The report takes a look at the next step in “always on” communications, in which new technologies like RFID and smart computing promise a world of networked and interconnected devices that provide relevant content and information whatever the location of the user. Everything from tires to toothbrushes will be in communications range, heralding the dawn of a new era, one in which todays Internet (of data and people) gives way to tomorrows Internet of Things.
We are heading towards what can be termed a ubiquitous network society, one in which networks and networked devices are omnipresent. Early forms of ubiquitous information and communication networks are already visible in the widespread use of mobile phones today: there were over 1.8 billion mobile phones in circulation by the end of 2004, and the number is set to surpass 2 billion by the end of 2005. Mobile data applications such as SMS, i-mode and Vodafone Live! have brought Internet-like services to the pockets of many mobile phone users. But what if much more was connected to a network: a fridge, a car, a cup of tea?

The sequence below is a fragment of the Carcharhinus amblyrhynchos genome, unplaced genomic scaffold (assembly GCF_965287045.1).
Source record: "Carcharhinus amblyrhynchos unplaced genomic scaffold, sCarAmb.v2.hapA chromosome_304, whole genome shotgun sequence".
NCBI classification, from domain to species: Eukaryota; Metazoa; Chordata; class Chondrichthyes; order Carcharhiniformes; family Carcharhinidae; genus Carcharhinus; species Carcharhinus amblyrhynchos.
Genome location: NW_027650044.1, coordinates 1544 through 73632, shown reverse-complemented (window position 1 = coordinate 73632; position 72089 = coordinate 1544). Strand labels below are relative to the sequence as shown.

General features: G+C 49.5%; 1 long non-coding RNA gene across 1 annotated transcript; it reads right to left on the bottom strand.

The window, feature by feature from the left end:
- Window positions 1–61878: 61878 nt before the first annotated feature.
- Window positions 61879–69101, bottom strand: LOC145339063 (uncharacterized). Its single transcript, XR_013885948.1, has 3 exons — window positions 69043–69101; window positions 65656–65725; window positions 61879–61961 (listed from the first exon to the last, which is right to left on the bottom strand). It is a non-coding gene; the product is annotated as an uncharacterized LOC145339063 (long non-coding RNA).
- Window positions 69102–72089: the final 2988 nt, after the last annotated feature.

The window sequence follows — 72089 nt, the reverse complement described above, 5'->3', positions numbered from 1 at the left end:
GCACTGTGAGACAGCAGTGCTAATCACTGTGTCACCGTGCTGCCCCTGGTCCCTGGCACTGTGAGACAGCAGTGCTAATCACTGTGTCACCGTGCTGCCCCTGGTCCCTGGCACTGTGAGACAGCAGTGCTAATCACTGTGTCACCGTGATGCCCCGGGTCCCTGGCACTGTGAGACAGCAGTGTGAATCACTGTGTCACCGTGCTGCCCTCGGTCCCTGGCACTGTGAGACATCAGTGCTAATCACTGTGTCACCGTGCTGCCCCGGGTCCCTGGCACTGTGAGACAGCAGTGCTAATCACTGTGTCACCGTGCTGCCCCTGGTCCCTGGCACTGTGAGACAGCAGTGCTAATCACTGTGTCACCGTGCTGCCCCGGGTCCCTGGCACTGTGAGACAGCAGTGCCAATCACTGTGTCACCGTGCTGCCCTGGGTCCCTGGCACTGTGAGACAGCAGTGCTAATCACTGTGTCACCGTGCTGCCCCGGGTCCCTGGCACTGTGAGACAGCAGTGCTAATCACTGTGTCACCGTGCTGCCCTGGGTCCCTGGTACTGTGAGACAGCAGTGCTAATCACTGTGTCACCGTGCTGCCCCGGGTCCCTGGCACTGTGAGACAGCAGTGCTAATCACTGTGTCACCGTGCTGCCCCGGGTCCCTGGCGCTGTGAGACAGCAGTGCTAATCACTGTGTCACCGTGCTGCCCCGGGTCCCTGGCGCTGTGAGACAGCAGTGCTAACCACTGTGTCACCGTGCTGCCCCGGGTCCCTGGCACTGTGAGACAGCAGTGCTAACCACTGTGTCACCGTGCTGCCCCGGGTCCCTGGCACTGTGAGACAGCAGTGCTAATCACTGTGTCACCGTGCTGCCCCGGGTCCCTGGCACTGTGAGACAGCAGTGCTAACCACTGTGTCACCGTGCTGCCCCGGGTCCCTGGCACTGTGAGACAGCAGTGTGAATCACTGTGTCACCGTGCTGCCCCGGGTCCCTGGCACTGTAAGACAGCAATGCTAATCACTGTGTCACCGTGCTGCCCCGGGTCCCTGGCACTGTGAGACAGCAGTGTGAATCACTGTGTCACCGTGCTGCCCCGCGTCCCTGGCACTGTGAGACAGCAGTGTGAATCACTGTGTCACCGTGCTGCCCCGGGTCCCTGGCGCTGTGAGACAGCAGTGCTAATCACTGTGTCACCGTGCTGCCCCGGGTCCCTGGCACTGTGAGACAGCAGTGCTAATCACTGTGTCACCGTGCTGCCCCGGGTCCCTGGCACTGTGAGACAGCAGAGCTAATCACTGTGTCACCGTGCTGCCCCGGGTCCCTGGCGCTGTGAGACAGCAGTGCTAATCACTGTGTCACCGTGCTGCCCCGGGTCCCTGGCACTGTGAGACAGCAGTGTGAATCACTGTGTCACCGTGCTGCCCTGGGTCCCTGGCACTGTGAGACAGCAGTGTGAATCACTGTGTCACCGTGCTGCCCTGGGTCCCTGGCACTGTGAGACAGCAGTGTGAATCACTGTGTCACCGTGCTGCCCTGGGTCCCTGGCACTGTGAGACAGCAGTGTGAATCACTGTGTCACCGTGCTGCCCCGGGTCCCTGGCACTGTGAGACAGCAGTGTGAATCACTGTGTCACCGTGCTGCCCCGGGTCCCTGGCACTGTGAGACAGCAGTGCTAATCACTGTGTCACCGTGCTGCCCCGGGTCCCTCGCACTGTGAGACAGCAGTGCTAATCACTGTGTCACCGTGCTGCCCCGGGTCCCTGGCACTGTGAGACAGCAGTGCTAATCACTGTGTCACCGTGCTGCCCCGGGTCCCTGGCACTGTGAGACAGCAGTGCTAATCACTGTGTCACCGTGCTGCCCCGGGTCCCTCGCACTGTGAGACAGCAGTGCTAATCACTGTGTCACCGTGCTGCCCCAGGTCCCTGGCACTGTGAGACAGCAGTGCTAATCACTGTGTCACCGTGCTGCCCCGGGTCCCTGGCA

At the dawn of the internet revolution, users were amazed at the possibility of contacting people and information across oceans and time zones, through a few clicks of their mouse. In order to do so, however, they typically had to sit in front of a computer device (PC) connected to a global network. Today, they can also use mobile phones and portable laptops. The next logical step in this technological revolution (connecting people anytime, anywhere) is to connect inanimate objects a communication network. This is the vision underlying the Internet of things. The use of electronic tags (e.g. RFID) and sensors will serve to extend the communication and monitoring potential of the network of networks, as will the introduction of computing power in everyday items such as razors, shoes and packaging. Advances in nanotechnology (i.e. manipulation of matter at the molecular level) will serve to further accelerate these developments.